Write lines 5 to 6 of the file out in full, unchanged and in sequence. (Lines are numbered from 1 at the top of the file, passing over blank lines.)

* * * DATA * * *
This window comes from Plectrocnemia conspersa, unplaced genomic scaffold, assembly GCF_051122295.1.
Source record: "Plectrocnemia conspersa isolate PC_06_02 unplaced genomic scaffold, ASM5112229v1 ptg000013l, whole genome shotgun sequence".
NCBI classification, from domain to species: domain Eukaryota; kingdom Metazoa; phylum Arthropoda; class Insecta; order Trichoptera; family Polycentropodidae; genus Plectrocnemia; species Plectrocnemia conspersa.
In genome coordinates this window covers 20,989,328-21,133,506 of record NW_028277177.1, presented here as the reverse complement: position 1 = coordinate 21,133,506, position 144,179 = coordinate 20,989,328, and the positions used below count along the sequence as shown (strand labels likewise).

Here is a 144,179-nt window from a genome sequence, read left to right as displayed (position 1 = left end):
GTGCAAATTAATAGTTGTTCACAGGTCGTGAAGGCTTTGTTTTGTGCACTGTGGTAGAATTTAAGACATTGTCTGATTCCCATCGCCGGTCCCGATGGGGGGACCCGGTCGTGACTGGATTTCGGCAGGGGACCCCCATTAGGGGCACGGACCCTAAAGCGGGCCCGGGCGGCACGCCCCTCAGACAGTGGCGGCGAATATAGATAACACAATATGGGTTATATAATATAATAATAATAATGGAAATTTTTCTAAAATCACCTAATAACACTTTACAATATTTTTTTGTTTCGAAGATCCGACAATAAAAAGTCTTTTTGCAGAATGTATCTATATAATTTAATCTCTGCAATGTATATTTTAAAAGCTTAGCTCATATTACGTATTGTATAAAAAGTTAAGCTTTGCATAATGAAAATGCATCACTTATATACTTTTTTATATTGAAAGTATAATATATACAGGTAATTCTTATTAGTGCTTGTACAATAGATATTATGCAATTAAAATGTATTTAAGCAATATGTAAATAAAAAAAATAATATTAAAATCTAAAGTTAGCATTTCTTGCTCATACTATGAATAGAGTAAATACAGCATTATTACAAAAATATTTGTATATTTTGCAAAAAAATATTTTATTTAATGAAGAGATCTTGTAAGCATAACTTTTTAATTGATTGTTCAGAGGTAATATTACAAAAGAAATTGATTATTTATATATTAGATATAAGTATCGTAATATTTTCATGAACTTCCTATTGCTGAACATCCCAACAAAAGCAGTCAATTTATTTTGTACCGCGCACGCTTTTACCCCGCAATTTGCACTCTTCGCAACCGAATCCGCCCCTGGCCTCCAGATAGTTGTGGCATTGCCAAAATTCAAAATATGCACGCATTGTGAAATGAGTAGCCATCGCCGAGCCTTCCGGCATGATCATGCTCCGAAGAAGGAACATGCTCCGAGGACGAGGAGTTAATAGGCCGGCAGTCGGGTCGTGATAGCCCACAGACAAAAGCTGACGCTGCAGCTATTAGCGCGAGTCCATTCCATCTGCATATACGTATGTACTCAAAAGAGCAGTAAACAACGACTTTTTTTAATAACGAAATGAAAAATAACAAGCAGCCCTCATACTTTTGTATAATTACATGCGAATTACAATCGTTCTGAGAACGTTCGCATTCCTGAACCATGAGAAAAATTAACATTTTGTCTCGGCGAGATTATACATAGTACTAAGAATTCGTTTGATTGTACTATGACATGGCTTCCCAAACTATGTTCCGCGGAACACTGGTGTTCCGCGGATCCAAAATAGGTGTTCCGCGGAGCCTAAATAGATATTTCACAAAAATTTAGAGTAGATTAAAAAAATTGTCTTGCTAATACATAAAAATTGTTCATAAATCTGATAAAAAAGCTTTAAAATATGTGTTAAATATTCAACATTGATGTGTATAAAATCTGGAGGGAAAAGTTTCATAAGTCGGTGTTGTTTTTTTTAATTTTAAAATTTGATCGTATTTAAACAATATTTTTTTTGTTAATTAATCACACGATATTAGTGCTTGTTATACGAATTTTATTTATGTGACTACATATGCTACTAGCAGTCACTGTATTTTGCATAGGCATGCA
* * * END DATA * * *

Here is a 144,179-nt window from a genome sequence, read left to right as displayed (position 1 = left end):
GTGCAAATTAATAGTTGTTCACAGGTCGTGAAGGCTTTGTTTTGTGCACTGTGGTAGAATTTAAGACATTGTCTGATTCCCATCGCCGGTCCCGATGGGGGGACCCGGTCGTGACTGGATTTCGGCAGGGGACCCCCATTAGGGGCACGGACCCTAAAGCGGGCCCGGGCGGCACGCCCCTCAGACAGTGGCGGCGAATATAGATAACACAATATGGGTTATATAATATAATAATAATAATGGAAATTTTTCTAAAATCACCTAATAACACTTTACAATATTTTTTTGTTTCGAAGATCCGACAATAAAAAGTCTTTTTGCAGAATGTATCTATATAATTTAATCTCTGCAATGTATATTTTAAAAGCTTAGCTCATATTACGTATTGTATAAAAAGTTAAGCTTTGCATAATGAAAATGCATCACTTATATACTTTTTTATATTGAAAGTATAATATATACAGGTAATTCTTATTAGTGCTTGTACAATAGATATTATGCAATTAAAATGTATTTAAGCAATATGTAAATAAAAAAAATAATATTAAAATCTAAAGTTAGCATTTCTTGCTCATACTATGAATAGAGTAAATACAGCATTATTACAAAAATATTTGTATATTTTGCAAAAAAATATTTTATTTAATGAAGAGATCTTGTAAGCATAACTTTTTAATTGATTGTTCAGAGGTAATATTACAAAAGAAATTGATTATTTATATATTAGATATAAGTATCGTAATATTTTCATGAACTTCCTATTGCTGAACATCCCAACAAAAGCAGTCAATTTATTTTGTACCGCGCACGCTTTTACCCCGCAATTTGCACTCTTCGCAACCGAATCCGCCCCTGGCCTCCAGATAGTTGTGGCATTGCCAAAATTCAAAATATGCACGCATTGTGAAATGAGTAGCCATCGCCGAGCCTTCCGGCATGATCATGCTCCGAAGAAGGAACATGCTCCGAGGACGAGGAGTTAATAGGCCGGCAGTCGGGTCGTGATAGCCCACAGACAAAAGCTGACGCTGCAGCTATTAGCGCGAGTCCATTCCATCTGCATATACGTATGTACTCAAAAGAGCAGTAAACAACGACTTTTTTTAATAACGAAATGAAAAATAACAAGCAGCCCTCATACTTTTGTATAATTACATGCGAATTACAATCGTTCTGAGAACGTTCGCATTCCTGAACCATGAGAAAAATTAACATTTTGTCTCGGCGAGATTATACATAGTACTAAGAATTCGTTTGATTGTACTATGACATGGCTTCCCAAACTATGTTCCGCGGAACACTGGTGTTCCGCGGATCCAAAATAGGTGTTCCGCGGAGCCTAAATAGATATTTCACAAAAATTTAGAGTAGATTAAAAAAATTGTCTTGCTAATACATAAAAATTGTTCATAAATCTGATAAAAAAGCTTTAAAATATGTGTTAAATATTCAACATTGATGTGTATAAAATCTGGAGGGAAAAGTTTCATAAGTCGGTGTTGTTTTTTTTAATTTTAAAATTTGATCGTATTTAAACAATATTTTTTTTGTTAATTAATCACACGATATTAGTGCTTGTTATACGAATTTTATTTATGTGACTACATATGCTACTAGCAGTCACTGTATTTTGCATAGGCATGCA